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Underdog Desjardins worked hard to make it

Greyhounds_Gazette

by Peter Ruicci (Independent Media)

There were certainly players who worked as hard as Andrew Desjardins in the 50-season history of the Soo Greyhounds.

But very few who worked harder.

The Lively, Ont., native was not overly skilled. He was a 15th-round draft choice – an afterthought for most Ontario Hockey League franchises – in the 2002 Priority Selections.

Sault native Tyler Kennedy, who went on to a lengthy NHL career, most notably with the Pittsburgh Penguins, was the Hounds first-round choice (16th overall) that year.

Now 35 and playing hockey in Mannheim, Germany, Desjardins admits he never could have imagined an NHL career that spanned over 400 games and culminated with a Stanley Cup championship as a member of the 2014-2015 Chicago Blackhawks.

“As a 15th-rounder, I never thought that far ahead,” said Desjardins, who played both the wing and centre and wound up skating four seasons for the Hounds, producing 48 goals and 65 assists in 254 career games. “I always had the childhood dream to play in the NHL, but at the time I was drafted, I don’t think I had any idea of how hard the road is and the work that it takes to get there.”

A year after he was drafted, Desjardins made the Greyhounds as a 17-year-old and remembers “going through a lot of ups and downs and grinding it out day after day.”

He also talked of adjusting to being away from home and being a fringe player, fighting for ice time as an OHL rookie.

The experience “taught me a lot about myself,” he said. “Thankfully, I had a great billet family (Paul and Renee Wysynski) that made things a lot easier for me.”

Under head coach Marty Abrams, the Soo finished the 2003-2004 season with a 30-34-3-1 record and Desjardins, playing sparingly in 55 games, produced three goals and six assists. Abrams lasted just nine games in his second season, fired, in part, due to the team getting off to a 2-6-1-0 start.

Craig Hartsburg returned to the fold, leading the club to a 31-19-8-1 mark the rest of the way. That was good for first place in the West Division. Desjardins began to establish himself as a strong defender who successfully executed the Hounds’ systems. He finished with 17 goals and 17 assists in 68 games.

After winning the first three games of their Western Conference quarter-final with the Windsor Spitfires, the Greyhounds dropped four straight.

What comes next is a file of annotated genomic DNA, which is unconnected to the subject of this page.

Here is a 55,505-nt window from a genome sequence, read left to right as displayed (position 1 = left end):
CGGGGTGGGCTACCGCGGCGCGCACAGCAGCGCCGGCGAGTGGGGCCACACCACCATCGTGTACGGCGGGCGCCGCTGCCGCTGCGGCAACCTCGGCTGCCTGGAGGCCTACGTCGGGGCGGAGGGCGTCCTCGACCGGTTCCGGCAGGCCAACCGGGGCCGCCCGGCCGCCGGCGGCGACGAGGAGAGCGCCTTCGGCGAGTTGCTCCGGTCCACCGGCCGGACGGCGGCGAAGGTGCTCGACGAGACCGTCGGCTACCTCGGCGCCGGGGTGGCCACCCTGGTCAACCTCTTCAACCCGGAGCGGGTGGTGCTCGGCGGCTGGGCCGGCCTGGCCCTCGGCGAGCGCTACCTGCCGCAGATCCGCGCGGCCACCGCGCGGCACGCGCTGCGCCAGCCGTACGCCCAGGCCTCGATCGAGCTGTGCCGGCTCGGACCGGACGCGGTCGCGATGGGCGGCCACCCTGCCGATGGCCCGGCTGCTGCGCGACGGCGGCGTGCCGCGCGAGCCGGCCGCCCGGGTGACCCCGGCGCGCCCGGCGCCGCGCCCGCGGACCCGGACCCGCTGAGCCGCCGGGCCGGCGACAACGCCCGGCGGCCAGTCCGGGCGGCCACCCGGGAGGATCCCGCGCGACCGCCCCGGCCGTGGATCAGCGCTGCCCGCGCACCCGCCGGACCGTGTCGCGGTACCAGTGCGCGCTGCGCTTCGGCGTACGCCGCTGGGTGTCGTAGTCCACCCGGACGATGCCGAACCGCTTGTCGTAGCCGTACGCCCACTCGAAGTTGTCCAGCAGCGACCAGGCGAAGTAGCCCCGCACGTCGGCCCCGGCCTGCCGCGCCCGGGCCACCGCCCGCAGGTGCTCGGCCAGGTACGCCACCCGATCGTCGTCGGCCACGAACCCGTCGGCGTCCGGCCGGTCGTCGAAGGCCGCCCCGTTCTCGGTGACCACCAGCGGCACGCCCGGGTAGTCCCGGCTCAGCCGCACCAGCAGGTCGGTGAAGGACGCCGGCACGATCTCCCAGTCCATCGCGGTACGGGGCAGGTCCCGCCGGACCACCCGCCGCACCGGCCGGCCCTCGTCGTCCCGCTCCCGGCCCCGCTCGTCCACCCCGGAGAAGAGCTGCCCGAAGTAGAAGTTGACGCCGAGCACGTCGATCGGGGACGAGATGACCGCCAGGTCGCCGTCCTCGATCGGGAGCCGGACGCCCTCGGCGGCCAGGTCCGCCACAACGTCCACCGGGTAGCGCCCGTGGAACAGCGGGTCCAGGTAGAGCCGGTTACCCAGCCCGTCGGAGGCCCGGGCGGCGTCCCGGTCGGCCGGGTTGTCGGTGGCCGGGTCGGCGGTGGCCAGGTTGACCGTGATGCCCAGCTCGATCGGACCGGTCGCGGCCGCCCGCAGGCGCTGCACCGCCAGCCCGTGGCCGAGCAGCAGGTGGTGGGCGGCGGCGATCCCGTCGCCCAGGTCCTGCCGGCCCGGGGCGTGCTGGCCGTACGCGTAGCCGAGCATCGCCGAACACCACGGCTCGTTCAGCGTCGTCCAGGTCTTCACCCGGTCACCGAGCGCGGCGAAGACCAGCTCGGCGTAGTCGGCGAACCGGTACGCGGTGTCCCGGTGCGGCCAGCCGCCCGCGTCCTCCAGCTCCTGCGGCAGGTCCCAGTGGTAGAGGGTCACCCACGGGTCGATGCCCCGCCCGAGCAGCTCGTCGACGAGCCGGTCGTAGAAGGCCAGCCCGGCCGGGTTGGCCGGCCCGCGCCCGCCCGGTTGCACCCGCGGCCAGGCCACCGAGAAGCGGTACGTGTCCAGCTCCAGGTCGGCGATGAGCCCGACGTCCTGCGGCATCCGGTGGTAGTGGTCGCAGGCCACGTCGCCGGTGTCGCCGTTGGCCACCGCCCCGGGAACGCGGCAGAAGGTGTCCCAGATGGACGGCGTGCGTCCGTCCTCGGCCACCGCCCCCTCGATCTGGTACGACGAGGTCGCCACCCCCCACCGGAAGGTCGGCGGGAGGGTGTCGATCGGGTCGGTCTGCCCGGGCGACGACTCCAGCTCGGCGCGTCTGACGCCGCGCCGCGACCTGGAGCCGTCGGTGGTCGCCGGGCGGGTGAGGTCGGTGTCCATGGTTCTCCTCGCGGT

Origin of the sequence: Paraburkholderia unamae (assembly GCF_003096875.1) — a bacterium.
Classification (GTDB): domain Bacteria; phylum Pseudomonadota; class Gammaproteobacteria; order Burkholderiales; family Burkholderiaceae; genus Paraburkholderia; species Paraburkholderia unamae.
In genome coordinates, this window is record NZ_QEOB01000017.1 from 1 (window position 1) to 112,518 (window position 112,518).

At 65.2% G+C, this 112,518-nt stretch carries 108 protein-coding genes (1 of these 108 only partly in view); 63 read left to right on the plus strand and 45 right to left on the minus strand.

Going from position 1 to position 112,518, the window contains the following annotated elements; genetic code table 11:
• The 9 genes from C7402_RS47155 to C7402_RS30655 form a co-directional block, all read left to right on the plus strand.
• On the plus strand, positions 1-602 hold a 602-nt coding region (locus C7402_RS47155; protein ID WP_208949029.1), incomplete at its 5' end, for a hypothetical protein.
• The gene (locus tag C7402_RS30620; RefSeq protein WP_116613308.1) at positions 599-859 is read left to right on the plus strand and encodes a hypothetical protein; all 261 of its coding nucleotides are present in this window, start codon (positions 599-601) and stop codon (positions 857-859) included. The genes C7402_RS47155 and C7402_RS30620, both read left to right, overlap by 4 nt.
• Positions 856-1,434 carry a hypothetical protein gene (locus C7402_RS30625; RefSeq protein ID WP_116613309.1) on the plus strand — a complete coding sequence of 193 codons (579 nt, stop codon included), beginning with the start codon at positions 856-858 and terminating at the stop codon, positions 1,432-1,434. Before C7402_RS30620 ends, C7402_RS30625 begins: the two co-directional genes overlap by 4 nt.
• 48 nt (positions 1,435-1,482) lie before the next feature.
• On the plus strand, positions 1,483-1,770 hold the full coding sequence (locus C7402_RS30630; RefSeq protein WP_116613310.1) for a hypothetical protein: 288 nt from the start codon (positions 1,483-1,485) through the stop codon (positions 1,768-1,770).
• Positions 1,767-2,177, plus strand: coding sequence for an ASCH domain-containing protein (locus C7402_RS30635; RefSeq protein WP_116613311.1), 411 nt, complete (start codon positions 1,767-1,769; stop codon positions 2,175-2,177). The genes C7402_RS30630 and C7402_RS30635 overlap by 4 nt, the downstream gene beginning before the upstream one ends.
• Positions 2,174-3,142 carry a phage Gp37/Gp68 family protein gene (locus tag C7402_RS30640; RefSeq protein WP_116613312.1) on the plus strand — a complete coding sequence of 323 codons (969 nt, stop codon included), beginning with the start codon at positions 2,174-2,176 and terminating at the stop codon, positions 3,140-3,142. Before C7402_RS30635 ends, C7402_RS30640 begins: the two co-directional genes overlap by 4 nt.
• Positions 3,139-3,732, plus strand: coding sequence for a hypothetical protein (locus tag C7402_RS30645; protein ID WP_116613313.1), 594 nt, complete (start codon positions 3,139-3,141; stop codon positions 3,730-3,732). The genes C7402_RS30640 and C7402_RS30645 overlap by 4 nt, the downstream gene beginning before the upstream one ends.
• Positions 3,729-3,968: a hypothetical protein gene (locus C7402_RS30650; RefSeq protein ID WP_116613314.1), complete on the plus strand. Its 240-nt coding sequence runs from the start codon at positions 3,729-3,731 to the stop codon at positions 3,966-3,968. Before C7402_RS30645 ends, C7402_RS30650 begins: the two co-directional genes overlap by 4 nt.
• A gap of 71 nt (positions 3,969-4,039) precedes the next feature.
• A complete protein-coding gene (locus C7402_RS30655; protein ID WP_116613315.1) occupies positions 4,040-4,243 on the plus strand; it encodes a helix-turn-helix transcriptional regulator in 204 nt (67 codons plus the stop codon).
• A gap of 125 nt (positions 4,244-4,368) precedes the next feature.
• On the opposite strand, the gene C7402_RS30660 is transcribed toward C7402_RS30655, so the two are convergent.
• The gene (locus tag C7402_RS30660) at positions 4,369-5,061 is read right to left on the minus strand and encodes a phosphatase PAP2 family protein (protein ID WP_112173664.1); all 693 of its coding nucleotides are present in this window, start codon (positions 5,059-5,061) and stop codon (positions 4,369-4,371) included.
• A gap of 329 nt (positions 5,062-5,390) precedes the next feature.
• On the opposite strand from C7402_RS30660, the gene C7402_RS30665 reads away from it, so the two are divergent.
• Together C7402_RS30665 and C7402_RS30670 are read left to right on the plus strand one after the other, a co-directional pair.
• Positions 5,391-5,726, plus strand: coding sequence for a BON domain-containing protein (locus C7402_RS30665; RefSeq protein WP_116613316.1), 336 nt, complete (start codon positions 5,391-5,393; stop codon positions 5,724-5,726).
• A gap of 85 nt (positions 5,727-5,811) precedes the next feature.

One season later, Desjardins posted a 12-16-28 stat line, establishing himself as a top-flight penalty-killer on a Hounds club which finished 29-31-3-5, losing in four straight to London in the first round of the playoffs.

As an overage in ’06-’07, Desjardins was one of his team’s best players. He was a solid contributor in all three zones, posting a 16-26-42 stat line, while scoring three short-handed goals and four game-winners. Soo wound up with a mark of 37-23-1-7.

The Greyhounds eliminated Saginaw in six games in the Western Conference quarter-finals. Desjardins had never been beyond the first round of the OHL playoffs and one of the fondest recollections of his time here was setting up his close buddy, Brandon MacLean, for the overtime winner in a 4-3, Game 6 victory.

“The memories that come to mind most about my time in the Sault are the great times I had with my teammates on and off the ice,” he added. “I established life-long friendships.”

Unfortunately for the Greyhounds, the ’06-’07 club lost a conference semifinal to London in seven games.

“Playing for the Hounds was one of the biggest stepping stones in my career,” Desjardins said. “I had great coaches in Craig and (assistant coach) Denny (Lambert) to help me transition into the OHL and to also prepare me for professional hockey.”

Playing for Hartsburg, who had been an NHL head coach with Chicago and Anaheim at that point and had also won the Canadian Hockey League coach-of-the-year award with the Guelph Storm, was “very special,” Desjardins added. “Right from the start, when he came into the rink he had a presence.”

Hartsburg was fervent and passionate, Desjardins recalled.

“Intense but fair,” he added. “He definitely got the best out of me.”

Despite having to make it as a free agent, Desjardins played 281 games in the minor leagues, eventually making the San Jose Sharks and skating in 17 NHL games during the ’10-’11 campaign.

He played for both the Sharks and Blackhawks, establishing himself as a hard-working, defensive specialist while also posting a combined stat line of 23-41-64 in 408 games.

During the Hawks ’14-’15 Stanley Cup campaign, Desjardins was a regular in the team’s playoff lineup, contributing a goal and three assists in 21 games.

Now in his fifth season with the Mannheim Eagles of the Deutsche Eishockey Liga (DEL), the top hockey league in Germany, Desjardins also won a championship there in 2019.

He spoke of growing up and wanting to win a Stanley Cup and how he eventually achieved that goal.

But in Mannheim’s title run, he was more of an integral part of the team.

“It’s different being relied upon to put the puck in the net,” Desjardins noted.

He also spoke of how much he and wife Mandy, and their children, son Ames and daughter Blake, love living in Germany.

“The hockey is great and we’re really happy here.”

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